Unasur (Union of South American Nations) member Guyana is asking Google to remove certain street names near its disputed shared border with Venezuela, Guyana's foreign minister announced. The names, in Spanish, seem to suggest they are part of Venezuela, Carl Greenidge said.
We have to get technical advice to get Google to remedy it. We have to see how Google can be made to be responsible. Maybe they are not aware, he told reporters.
Greenidge noted that Google Maps has labeled a major road in the disputed coastal region of Essequibo Av. 100 Bolivar rather than Essequibo Coast Public Road or Anna Regina Public Road, as Guyanese call it. A perpendicular road was labeled Calle 100 Guyana.
Streets have English names in Guyana, a former British colony, as opposed to those in neighboring Spanish-speaking Venezuela. Greenidge said Guyana would pursue a court order if necessary.
It has implications for more than Guyana because if a country's leadership can wake up one morning and decide that their borders run from Alaska to the Cape of Good Hope, for example, and they can simply just tell Google this and...those people will implement it, then it's a recipe for chaos, he said.
Venezuela has long had claims on the Essequibo region. The Essequibo region has long been denoted on Venezuelan maps as a reclamation zone. The region covers 160.000 sq kilometers, is rich in natural resources and is equivalent to two thirds of Guyana's territory.
Earlier this year, President Nicolas Maduro issued decrees extending Venezuelan maritime boundaries to include the seas off the Essequibo region, which include oil reserves currently being explored by US oil giant ExxonMobil.
The Essequibo makes up two thirds of Guyana's territory, which is South America's only English-speaking nation. Guyana maintains that valid land borders were set in 1899 by an arbitration court decision, a decision Venezuela has never recognized.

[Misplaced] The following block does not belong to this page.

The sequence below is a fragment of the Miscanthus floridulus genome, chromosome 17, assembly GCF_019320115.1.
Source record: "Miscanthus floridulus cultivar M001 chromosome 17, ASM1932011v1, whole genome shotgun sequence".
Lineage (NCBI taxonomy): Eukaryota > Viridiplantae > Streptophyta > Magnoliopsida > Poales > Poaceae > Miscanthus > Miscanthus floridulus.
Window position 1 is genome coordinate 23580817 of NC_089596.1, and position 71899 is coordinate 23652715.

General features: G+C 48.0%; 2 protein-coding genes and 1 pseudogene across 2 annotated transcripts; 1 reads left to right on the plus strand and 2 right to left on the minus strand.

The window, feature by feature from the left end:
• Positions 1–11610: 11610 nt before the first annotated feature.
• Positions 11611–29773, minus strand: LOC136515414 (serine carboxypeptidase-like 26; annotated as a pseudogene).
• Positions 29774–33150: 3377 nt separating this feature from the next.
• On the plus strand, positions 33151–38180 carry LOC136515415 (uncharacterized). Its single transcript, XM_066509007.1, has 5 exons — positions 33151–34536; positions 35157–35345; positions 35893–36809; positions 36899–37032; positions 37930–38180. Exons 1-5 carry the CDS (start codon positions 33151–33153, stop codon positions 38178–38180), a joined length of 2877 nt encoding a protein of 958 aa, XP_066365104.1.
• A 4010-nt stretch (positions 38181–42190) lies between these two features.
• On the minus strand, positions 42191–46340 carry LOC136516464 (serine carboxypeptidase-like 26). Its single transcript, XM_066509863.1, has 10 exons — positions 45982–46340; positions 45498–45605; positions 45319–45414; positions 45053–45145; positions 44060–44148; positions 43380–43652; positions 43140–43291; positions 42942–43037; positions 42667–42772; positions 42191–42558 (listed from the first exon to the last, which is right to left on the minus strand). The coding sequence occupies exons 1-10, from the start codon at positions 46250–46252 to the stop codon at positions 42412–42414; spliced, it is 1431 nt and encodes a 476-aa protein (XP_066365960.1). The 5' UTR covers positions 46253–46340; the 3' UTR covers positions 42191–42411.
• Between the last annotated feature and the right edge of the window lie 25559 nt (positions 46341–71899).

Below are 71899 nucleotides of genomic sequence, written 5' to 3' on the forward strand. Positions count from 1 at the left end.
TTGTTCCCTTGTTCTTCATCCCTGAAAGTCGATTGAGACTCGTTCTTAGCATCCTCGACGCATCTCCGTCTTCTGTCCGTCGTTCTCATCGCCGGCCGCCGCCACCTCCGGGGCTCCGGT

Last month, Maduro met with UN Secretary General Ban Ki-moon to seek UN support for mediation. But Guyana claims the long-standing UN-led mediation process meant to resolve the dispute has yielded little results and that its neighbour is using the delays to its advantage.
Guyana's President David Granger instead called for a definitive legal settlement of the dispute in the Hague. Ban Ki moon has since dispatched a fact-finding mission to Caracas and Georgetown.
Many in Guyana, a small nation of 800,000 people sandwiched between Venezuela, Brazil and Suriname on the shoulder of South America, feel their larger neighbor is seeking to lay hands on its newfound oil wealth.
The Venezuelan leader's critics counter Maduro using the border dispute -as well as the latest with Colombia- to distract voters from high inflation, a severe recession and rampant crime, ahead of December's legislative election.
Critics also underline that the ExxonMobil successful operation off the coast of Guyana includes a Chinese oil company, and Beijing has been loaning Venezuela massive funds (over 50bn dollars) and is virtually the only lender the country has. No wonder the dispute with Guyana has toned down.